SDSU Writers ConferenceSan Diego State University’s Writers’ Conference is one of the most successful of its kind in the U.S. While SDSU has been around since 1897, its College of Extended Studies (CES) Writers’ Conference began in 1984 (no relationship with the book 1984!), and has adapted to unforeseen events to make the annual gathering a lesson in flexibility. In 1983, two individuals, Irving Cooper and Diane Dunaway Kramer, met to discuss gathering writers together at SDSU. In the meeting, an idea emerged: Cooper, who was a screenwriting instructor at the time, would ask his film and screenwriter pals in Hollywood to take the short two-hour trek to San Diego to lecture. The SDSU Writers’ Conference was born. The first “mini” conference was a one-day event held at SDSU’s Business Administration Building with about 25 attendees.

After a few years, the event flourished under the leadership of Jan Wahl and Kramer, who began inviting agents and editors from Los Angeles and New York to broaden the event’s reach. The event eventually outgrew its original location and moved to the Aztec Center, where keynote speakers and writer luncheons were introduced. Two of the first keynote speakers were Jonathan Kellerman and his wife Faye Kellerman, authors of numerous bestselling suspense novels.

After a few years, SDSU’s coordinator extraordinaire Erin Grady Alcarez began scheduling one on- one sessions between a writer and editor or agent. The opportunity for writers to sit down and have personal access to editors and agents is copied by many other national writers’ conferences today, and is one of the most popular and talked about aspects of the conference. (Side note: Our once-coordinator Alcarez, today has five published books to her credit – talk about a conference success.)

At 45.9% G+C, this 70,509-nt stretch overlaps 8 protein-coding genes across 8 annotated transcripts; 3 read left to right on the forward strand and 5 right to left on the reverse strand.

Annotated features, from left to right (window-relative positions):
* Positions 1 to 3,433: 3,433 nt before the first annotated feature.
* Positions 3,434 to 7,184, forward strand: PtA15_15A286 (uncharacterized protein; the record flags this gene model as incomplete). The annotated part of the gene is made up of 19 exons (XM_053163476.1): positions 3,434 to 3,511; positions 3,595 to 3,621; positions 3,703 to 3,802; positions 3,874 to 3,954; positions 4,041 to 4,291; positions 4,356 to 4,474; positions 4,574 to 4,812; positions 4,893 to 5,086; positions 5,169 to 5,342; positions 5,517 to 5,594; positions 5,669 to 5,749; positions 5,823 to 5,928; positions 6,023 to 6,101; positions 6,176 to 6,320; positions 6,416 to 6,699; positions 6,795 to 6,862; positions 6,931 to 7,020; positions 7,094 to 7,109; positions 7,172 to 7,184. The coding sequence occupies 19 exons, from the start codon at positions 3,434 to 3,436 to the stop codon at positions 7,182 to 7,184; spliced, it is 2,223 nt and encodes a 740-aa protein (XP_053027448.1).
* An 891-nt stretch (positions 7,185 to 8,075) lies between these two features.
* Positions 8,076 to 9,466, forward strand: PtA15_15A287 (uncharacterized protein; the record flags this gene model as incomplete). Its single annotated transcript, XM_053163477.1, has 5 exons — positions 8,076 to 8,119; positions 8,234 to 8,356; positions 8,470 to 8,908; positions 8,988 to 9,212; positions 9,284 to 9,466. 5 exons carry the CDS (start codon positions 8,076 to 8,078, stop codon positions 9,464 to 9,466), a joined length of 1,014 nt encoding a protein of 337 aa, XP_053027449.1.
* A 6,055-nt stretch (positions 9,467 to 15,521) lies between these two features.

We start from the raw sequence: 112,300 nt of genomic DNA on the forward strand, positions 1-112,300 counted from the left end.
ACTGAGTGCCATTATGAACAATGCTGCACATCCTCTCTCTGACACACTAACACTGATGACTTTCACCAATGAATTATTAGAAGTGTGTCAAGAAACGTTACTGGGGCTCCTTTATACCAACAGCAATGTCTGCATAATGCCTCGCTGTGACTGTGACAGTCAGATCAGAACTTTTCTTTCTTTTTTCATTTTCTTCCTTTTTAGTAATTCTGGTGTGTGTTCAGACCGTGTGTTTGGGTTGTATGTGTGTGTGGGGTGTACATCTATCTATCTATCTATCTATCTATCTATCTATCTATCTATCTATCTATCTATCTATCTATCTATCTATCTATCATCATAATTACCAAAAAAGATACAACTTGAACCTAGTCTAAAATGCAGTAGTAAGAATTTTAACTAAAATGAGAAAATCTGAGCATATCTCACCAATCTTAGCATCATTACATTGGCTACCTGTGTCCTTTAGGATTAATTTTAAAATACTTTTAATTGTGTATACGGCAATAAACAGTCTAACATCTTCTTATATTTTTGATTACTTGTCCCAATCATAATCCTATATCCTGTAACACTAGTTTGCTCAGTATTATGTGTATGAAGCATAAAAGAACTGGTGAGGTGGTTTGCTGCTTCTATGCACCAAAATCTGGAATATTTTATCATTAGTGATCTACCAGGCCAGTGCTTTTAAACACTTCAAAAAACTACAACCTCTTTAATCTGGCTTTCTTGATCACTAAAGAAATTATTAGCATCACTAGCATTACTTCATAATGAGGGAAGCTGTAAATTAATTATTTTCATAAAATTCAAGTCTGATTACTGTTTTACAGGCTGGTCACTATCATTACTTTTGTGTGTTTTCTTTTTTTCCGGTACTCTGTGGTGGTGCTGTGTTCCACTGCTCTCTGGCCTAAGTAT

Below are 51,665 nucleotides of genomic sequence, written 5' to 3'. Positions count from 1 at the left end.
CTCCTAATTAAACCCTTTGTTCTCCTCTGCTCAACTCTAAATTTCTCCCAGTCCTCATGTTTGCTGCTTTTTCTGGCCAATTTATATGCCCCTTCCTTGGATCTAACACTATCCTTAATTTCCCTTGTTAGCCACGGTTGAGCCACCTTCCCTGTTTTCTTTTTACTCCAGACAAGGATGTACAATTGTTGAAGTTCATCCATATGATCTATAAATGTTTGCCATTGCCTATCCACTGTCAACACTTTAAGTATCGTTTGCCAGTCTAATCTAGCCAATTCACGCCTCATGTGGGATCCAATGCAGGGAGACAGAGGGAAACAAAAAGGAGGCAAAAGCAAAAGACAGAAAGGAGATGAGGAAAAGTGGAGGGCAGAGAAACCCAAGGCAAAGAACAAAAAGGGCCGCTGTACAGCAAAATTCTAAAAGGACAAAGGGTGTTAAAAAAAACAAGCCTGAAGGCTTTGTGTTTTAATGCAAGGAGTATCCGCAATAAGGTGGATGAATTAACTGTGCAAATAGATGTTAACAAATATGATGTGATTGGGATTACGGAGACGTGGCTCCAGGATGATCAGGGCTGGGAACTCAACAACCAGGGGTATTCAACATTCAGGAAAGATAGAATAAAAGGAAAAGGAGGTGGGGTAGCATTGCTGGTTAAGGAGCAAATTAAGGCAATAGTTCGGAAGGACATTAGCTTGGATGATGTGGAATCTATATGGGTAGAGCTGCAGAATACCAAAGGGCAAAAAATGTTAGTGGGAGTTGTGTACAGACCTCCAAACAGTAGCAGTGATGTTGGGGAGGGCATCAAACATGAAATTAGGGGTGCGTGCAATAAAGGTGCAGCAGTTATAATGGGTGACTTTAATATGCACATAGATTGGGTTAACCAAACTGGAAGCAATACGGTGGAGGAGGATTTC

The Writers’ Conference staff began to embrace the motto “adapt to the situation” as they realized the conference venue and marketing strategy would change given national events. The events of 9/11 brought a change in marketing strategy – because of the uncertainty of national sentiment, whether to hold the event was questioned. Instead of spending a lot of money on marketing, SDSU mailed potential attendees a postcard that directed them to a web page to check on dates and details. The postcard website combination is still used today—where money is spent on the event and not marketing the event. Even more amazing is that the SDSU Writers’ Conference was one of the first to have its own webpage in 2001.

In 2003, after experimenting with several off campus venues, the conference moved to the Doubletree hotel, where it is currently held. One location – serving as event and hotel host – made it convenient for out-of-towners and allowed attendees the opportunity to network outside of the conference walls.

Through the years the conference continues to adapt to changing events, and grow with new ideas and stewardship. Diane continues to be the creative co-director. Each year she develops relevant topics and special events and invites A-list speakers from the publishing world. Erin Grady Alcaraz still orchestrates the conference editor and agent appointments and in recent years has been a conference speaker.

Today, the conference continues to be a success with attendees coming from as far away as Switzerland. The CES administrative co-director Becky Ryan runs a fine-tuned operation and has welcomed new genres like chick-lit and hen-lit, as well as encouraging new media like tweeting and blogging about the event. She has noticed a positive trend in the last few years as the new, young adult generation of writers begins to attend with fresh new ideas of how to blend the new technologies with the old.

What started out as a lecture-based conference with a few attendees and faculty, participation has grown to over 60 publishing professionals, agents, and editors from New York and Los Angeles and attracts approximately 400 attendees. This once small regional event has become one of the most respected writers’ conferences in the country, but it continues to provide individualized attention to each participant, which is key to its continues success.